Retiree Dilemma

Have a question about your personal investments? No matter how simple or complex, you can ask it here.
Post Reply
oldmanlaurence
Posts: 7
Joined: Tue Jan 12, 2016 2:19 pm

Retiree Dilemma

Post by oldmanlaurence » Tue Jan 12, 2016 2:48 pm

Hi all,

I recently started managing a $540000 portfolio myself after account value dropped from $680000 on October, 2014, due to active advisor mismanagement. This is all the money I have. I'm 69 years old and need to live off this.

I'm currently sitting 50%in cash and 80/20 in dividend stocks/bonds. As set up they yield $16000 in dividends and interest. I get another $7000 in social security.

I was planning on buying an immediate annuity with $167000 yielding $12000 a year.
For a total of $35000/year with dividend compounding possibilities.

During the last week of market drops, the fear has set in. And this isn't even close to a melt down.

I'm considering selling the ENTIRE portfolio and completely annuitizing. I know this goes against every single investment advice out there. However, if I follow through, I get $3700 per month for LIFE. I can live on $1600 per month in a pinch. So with this scenario, I can conceivably SAVE $20000 per year.
If I implement before my account value further deteriorates, I'm left with a $40000 cushion. I also have a house worth $100000 which if sold gives me a mini portfolio maybe kicking out another $5000 per year.

People talk about "inflation protection". My inflation protection is spend less. I recently returned from 2 months in India where I can live nicely for $600 a month. I understand Ecuador is close.

I understand this is NOT a Boglehead schema. But there are so many astute investors on this forum, I really appreciate your feedback.

Thanks,
Laurence

User avatar
cfs
Posts: 3391
Joined: Fri Feb 23, 2007 1:22 am
Location: On my camino since 2014

Re: Retiree Dilemma

Post by cfs » Tue Jan 12, 2016 3:38 pm

oldmanlaurence wrote:. . . . I recently started managing a $540000 portfolio myself after account value dropped from $680000 on October, 2014, due to active advisor mismanagement . . .

Welcome aboard!

Ahoy! A new shipmate! Your first post! Great to see new shipmates reporting aboard! Let me give your post a bump for visibility. Your questions are very important, please wait for inputs from our awesome shipmates. If you don't see replies within 24 hours please click the "Post Reply" button, and post your questions again.

Again, welcome aboard!
~ Donating Member ~

Alex Frakt
Founder
Posts: 10730
Joined: Fri Feb 23, 2007 1:06 pm
Location: Chicago
Contact:

Re: Retiree Dilemma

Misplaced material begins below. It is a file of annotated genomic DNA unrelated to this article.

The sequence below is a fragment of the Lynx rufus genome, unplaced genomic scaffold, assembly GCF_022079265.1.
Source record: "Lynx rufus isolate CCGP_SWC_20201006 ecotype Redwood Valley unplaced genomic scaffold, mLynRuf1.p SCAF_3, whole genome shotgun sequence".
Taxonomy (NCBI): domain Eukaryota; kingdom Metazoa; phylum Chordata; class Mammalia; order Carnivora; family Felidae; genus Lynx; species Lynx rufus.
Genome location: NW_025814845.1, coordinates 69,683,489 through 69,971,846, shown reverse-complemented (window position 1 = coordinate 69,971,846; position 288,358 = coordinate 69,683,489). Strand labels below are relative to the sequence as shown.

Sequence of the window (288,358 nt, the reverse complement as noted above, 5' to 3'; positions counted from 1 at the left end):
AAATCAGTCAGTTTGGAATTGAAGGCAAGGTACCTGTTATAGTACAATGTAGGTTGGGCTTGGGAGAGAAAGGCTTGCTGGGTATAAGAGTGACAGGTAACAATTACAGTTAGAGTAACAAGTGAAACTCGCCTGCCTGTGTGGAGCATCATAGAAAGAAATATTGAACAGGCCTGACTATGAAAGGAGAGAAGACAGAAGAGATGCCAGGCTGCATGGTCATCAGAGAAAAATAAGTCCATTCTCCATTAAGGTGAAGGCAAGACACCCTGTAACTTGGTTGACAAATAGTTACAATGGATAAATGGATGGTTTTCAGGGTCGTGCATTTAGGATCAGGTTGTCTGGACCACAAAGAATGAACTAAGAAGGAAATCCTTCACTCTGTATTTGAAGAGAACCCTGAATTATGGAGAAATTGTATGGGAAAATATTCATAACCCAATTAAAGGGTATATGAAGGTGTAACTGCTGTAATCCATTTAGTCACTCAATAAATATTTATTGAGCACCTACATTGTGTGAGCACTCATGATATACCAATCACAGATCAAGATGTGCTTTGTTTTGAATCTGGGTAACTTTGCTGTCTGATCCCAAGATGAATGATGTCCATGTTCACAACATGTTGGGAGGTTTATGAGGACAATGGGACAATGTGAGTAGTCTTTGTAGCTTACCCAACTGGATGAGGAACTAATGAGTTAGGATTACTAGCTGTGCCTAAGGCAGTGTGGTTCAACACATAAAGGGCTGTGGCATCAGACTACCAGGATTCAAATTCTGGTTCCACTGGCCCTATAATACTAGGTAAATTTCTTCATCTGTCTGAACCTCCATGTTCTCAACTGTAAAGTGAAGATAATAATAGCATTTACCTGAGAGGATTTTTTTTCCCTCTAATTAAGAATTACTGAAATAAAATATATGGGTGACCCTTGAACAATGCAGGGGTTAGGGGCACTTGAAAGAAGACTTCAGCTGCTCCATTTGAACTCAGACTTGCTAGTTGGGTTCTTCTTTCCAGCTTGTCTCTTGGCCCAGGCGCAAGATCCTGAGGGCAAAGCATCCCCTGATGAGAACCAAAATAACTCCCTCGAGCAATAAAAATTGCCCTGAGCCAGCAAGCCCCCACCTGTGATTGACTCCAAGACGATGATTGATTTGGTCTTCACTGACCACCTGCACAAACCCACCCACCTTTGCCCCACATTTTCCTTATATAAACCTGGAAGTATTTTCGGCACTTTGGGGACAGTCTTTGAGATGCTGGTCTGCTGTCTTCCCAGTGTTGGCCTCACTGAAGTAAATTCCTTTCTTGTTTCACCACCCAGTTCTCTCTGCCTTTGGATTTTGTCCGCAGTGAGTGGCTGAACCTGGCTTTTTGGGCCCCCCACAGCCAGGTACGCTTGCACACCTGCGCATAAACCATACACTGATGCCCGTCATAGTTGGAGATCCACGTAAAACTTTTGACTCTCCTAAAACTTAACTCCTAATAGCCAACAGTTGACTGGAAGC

Post by Alex Frakt » Tue Jan 12, 2016 3:49 pm

Your minimum living expenses are $19,200 per year. You get $7,000 from SS.

You have enough. I suggest annuitizing only enough to cover the remaining $12,200 which is just under $170,000 based on what you've been quoted. I suspect that looking at the daily returns of your holdings (or the market in general) is causing you a lot of unnecessary stress. A balanced fund can help with that as well as simplifying your finances in general. I'd just put the rest in Vanguard Target Retirement Income, have maybe 1/2 of the dividends deposited to your checking account and enjoy your retirement.

Code: Select all

VTINX Performance Overview    
Year-to-Date Return:                     -0.17%
5-Year Average Return:                    4.91%
Number of Years Up:                      10
Number of Years Down:                     2
Best 1 Yr Total Return (2009-12-31):     14.28%
Worst 1 Yr Total Return (2008-12-31):   -10.93%
Best 3-Yr Total Return (N/A):             9.58%
Worst 3-Yr Total Return (N/A):            0.82%

Edit. Another option is Vanguard LifeStrategy Income. It's been around longer and is slightly more conservative.

Code: Select all

VASIX Performance Overview    
Year-to-Date Return:                      0.22%
5-Year Average Return:                    4.11%
Number of Years Up:                      20
Number of Years Down:                     1
Best 1 Yr Total Return (2009-12-31):     12.08%
Worst 1 Yr Total Return (2008-12-31):   -10.53%
Best 3-Yr Total Return (N/A):             8.30%
Worst 3-Yr Total Return (N/A):            1.00%

dbr
Posts: 23745
Joined: Sun Mar 04, 2007 9:50 am

Re: Retiree Dilemma

Post by dbr » Tue Jan 12, 2016 3:58 pm

The above is good advice. Definitely do not annuitize down to the last penny. That will leave you with no reserve for contingencies and changes of situation. It seems illogical to get rid of all your money and then start saving it back. Remember one can always buy additional annuities.

Alex Frakt
Founder
Posts: 10730
Joined: Fri Feb 23, 2007 1:06 pm
Location: Chicago
Contact:

Re: Retiree Dilemma

Post by Alex Frakt » Tue Jan 12, 2016 4:34 pm

dbr wrote:It seems illogical to get rid of all your money and then start saving it back. Remember one can always buy additional annuities.